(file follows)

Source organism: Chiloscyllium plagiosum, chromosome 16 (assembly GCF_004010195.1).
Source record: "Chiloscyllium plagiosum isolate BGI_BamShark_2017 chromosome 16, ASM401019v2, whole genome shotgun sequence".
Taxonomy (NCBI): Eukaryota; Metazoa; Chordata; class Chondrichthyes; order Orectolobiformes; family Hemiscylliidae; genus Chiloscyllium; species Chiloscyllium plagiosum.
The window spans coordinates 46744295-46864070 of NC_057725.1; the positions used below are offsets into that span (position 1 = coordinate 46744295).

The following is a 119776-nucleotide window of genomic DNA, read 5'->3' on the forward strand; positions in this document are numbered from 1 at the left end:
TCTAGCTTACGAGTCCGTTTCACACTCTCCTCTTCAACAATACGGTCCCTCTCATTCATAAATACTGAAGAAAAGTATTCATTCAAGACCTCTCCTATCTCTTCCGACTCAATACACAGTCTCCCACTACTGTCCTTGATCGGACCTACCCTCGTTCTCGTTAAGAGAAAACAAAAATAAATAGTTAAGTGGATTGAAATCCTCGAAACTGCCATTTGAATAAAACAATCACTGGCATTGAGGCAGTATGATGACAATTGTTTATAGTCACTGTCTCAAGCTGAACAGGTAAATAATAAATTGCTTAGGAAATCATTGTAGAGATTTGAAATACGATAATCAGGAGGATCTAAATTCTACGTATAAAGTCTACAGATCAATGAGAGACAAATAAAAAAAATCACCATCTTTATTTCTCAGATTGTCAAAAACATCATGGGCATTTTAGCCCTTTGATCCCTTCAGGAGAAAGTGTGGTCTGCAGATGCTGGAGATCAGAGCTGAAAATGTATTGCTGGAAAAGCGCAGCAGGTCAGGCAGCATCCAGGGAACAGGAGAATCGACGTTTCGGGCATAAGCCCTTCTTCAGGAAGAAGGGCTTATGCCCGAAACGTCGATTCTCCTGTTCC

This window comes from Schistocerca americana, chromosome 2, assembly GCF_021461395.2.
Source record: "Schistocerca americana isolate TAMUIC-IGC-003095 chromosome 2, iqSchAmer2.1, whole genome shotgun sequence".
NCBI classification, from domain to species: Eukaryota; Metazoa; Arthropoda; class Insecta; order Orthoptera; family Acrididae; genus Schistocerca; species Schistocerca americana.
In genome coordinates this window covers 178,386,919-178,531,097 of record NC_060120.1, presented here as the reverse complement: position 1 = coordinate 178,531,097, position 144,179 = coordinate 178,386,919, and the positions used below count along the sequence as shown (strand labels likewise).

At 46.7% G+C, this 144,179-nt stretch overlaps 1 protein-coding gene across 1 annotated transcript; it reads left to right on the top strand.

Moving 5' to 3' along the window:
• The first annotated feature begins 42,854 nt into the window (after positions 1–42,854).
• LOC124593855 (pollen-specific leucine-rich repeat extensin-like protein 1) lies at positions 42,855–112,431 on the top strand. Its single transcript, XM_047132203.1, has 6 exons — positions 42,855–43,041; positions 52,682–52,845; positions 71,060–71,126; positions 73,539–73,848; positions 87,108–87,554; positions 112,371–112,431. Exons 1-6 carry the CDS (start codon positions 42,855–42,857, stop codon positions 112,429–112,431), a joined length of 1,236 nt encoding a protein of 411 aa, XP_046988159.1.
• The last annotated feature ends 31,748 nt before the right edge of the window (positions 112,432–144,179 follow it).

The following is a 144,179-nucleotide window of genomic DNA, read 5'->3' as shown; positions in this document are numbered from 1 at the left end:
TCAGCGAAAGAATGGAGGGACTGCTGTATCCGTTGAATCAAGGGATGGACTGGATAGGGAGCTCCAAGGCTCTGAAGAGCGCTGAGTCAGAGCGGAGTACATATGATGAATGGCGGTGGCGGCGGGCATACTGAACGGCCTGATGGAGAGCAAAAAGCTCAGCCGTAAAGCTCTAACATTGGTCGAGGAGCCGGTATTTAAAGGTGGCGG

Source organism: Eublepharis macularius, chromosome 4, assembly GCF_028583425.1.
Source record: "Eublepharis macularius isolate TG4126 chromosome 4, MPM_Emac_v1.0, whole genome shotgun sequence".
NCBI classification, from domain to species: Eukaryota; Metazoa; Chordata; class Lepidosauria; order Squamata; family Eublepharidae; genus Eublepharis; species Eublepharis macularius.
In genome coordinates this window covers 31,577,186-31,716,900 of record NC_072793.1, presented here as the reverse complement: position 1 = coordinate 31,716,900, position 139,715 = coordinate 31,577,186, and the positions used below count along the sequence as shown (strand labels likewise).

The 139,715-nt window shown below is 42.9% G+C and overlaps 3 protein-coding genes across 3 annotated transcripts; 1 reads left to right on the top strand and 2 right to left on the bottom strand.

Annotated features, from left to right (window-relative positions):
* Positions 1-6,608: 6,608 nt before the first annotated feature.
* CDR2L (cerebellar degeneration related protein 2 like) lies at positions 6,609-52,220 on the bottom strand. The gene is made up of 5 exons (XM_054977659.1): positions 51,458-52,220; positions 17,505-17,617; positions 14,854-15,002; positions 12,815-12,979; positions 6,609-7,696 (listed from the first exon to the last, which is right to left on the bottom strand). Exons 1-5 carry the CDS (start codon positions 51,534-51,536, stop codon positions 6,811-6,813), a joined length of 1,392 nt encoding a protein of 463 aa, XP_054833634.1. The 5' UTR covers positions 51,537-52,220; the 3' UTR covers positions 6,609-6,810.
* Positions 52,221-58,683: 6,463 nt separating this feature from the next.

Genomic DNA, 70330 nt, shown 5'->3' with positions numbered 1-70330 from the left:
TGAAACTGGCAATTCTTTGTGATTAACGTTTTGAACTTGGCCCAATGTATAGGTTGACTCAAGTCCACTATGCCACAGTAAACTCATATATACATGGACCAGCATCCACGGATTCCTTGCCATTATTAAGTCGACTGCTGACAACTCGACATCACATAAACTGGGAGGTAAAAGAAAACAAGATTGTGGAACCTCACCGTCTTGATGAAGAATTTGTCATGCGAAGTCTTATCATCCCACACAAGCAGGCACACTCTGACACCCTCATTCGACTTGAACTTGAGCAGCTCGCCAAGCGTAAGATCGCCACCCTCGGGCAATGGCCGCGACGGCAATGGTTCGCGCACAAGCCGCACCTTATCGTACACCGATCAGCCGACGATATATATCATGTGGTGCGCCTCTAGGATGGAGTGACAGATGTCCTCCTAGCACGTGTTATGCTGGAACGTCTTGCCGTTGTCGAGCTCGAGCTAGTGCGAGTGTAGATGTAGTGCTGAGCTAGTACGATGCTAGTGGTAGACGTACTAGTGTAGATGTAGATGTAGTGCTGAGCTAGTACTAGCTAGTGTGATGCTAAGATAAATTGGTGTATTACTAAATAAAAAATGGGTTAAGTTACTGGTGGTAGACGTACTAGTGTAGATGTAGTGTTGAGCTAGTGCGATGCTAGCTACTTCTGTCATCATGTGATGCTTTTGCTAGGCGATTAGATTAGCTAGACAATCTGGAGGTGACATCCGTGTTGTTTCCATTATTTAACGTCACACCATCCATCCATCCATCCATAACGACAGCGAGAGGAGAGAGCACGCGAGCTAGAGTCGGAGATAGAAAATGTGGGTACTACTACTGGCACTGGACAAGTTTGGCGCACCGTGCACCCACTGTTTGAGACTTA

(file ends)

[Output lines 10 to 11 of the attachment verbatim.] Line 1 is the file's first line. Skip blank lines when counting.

In genome coordinates this window covers 178,386,919-178,531,097 of record NC_060120.1, presented here as the reverse complement: position 1 = coordinate 178,531,097, position 144,179 = coordinate 178,386,919, and the positions used below count along the sequence as shown (strand labels likewise).

At 46.7% G+C, this 144,179-nt stretch overlaps 1 protein-coding gene across 1 annotated transcript; it reads left to right on the top strand.